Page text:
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'"Ballin' the Jack"' (or sometimes "Balling the Jack") is a popular song from 1913 written by Jim Burris with music by Chris Smith. It introduced a popular dance of the same name with "Folks in Georgia's 'bout to go insane." It became a ragtime, pop, and traditional jazz standard, and has been recorded hundreds of times.
The origins of the term are obscure. Around the same time the song came out, the expression "ballin' the jack" was used by railroad workers to mean "going at full speed." 'The 'Jack' was the slang name for a railroad locomotive, and balling meant going at high speed, itself derived from the ball type of railroad signal in which a high ball meant a clear line.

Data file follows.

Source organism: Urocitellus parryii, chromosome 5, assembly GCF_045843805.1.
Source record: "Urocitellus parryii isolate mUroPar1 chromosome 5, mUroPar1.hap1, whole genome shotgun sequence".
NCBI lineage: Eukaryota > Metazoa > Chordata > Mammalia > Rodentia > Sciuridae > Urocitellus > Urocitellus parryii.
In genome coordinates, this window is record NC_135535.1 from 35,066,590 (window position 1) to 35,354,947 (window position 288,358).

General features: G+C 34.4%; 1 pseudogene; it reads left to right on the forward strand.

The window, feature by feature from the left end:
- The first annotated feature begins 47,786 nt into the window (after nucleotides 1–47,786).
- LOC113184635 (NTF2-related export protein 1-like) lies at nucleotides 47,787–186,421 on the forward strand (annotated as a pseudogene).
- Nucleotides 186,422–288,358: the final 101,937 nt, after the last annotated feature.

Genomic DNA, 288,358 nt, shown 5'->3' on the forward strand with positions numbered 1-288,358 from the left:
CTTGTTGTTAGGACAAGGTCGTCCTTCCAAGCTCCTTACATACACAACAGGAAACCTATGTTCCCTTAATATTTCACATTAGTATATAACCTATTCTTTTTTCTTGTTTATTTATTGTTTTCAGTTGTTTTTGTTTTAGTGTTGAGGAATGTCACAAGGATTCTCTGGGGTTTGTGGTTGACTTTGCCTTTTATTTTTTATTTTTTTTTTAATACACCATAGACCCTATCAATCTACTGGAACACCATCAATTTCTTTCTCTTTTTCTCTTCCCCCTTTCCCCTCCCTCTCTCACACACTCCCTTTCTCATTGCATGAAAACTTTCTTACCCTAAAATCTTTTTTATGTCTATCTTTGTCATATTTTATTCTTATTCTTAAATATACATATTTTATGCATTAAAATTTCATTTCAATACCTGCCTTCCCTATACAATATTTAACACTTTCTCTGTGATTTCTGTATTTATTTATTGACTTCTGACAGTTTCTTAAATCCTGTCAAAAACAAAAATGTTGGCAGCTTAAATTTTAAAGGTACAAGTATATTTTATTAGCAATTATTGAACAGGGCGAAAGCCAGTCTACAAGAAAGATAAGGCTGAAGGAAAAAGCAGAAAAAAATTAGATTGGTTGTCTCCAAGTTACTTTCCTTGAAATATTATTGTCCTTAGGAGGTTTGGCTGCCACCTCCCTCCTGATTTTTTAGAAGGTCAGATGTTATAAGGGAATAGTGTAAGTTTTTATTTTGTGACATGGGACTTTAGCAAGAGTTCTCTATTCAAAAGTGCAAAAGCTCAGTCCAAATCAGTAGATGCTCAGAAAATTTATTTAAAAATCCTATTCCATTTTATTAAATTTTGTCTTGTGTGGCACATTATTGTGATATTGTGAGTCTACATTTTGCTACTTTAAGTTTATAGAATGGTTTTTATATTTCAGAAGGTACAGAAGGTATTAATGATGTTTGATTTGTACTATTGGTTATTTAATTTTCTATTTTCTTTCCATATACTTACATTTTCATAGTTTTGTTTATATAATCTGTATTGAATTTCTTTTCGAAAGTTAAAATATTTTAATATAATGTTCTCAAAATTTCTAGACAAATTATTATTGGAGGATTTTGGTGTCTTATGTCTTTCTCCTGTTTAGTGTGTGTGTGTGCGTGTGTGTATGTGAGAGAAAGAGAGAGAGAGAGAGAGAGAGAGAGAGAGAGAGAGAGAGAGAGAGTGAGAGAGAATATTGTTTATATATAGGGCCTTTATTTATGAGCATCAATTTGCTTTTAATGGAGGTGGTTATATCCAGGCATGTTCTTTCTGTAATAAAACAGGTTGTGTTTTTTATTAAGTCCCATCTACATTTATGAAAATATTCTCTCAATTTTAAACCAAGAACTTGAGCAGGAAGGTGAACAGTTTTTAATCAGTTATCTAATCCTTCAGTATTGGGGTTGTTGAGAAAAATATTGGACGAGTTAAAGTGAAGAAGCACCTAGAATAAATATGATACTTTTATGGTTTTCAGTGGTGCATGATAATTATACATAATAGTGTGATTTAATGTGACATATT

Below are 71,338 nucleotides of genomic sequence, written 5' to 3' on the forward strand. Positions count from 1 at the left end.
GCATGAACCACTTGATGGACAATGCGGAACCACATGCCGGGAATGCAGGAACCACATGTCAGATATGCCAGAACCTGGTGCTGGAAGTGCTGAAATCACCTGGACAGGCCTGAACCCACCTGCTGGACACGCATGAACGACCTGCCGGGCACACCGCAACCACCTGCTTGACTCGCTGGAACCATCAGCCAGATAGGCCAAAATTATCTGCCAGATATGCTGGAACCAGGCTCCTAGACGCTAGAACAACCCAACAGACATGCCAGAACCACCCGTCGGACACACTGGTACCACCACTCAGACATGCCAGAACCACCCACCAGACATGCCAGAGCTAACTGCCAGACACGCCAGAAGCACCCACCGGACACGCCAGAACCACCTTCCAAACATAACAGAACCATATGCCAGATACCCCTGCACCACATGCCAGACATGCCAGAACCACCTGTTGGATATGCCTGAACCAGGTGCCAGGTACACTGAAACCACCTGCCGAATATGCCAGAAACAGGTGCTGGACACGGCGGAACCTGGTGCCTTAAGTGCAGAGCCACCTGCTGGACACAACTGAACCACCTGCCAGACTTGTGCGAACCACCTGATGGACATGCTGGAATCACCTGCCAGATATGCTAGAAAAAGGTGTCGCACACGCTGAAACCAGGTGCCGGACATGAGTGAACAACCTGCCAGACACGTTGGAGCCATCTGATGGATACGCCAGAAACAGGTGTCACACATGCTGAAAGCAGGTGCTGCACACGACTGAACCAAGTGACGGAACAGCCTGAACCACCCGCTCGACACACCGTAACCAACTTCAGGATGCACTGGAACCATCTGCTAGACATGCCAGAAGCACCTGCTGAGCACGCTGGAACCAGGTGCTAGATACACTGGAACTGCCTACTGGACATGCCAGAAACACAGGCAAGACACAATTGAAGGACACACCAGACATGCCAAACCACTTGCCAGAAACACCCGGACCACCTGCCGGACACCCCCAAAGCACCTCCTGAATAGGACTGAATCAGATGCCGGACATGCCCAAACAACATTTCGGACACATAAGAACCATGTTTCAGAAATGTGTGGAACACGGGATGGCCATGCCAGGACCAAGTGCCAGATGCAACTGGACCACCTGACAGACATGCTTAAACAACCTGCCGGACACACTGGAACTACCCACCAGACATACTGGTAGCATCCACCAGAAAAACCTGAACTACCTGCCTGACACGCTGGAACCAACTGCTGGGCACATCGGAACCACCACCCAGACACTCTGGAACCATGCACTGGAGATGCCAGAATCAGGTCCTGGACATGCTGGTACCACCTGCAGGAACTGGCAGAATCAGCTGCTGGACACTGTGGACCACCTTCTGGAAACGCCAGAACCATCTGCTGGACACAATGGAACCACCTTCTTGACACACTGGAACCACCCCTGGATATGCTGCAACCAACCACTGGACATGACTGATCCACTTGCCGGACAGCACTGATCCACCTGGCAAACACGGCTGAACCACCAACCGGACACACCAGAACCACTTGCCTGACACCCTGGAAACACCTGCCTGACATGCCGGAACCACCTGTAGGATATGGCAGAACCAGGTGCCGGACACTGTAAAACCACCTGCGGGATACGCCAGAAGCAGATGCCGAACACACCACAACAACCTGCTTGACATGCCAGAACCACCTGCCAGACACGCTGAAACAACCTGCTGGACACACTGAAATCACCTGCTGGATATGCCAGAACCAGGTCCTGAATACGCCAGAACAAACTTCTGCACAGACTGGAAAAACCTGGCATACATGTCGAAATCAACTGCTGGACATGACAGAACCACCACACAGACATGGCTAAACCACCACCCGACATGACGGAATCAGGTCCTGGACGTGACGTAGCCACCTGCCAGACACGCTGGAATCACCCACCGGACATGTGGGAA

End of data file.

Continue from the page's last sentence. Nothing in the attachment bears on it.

The composer and entertainer Perry Bradford claimed to have seen the dance steps performed around 1909 and they are similar to the shimmy which has black African origins.
The dance moves were standardized in the Savoy Ballroom, and put to music by Smith and Burris in 1913. The tune became popular in the 'Ziegfeld Follies' of 1913.
Greg & Steve recorded their version on 'We All Live Together, Vol. 4' (1980)
*List of pre-1920 jazz standards
*Burris, Jim (w.); Smith, Chris (m.). "Ballin' the Jack" (Sheet Music). New York: Jos. W. Stern & Co. (1913).
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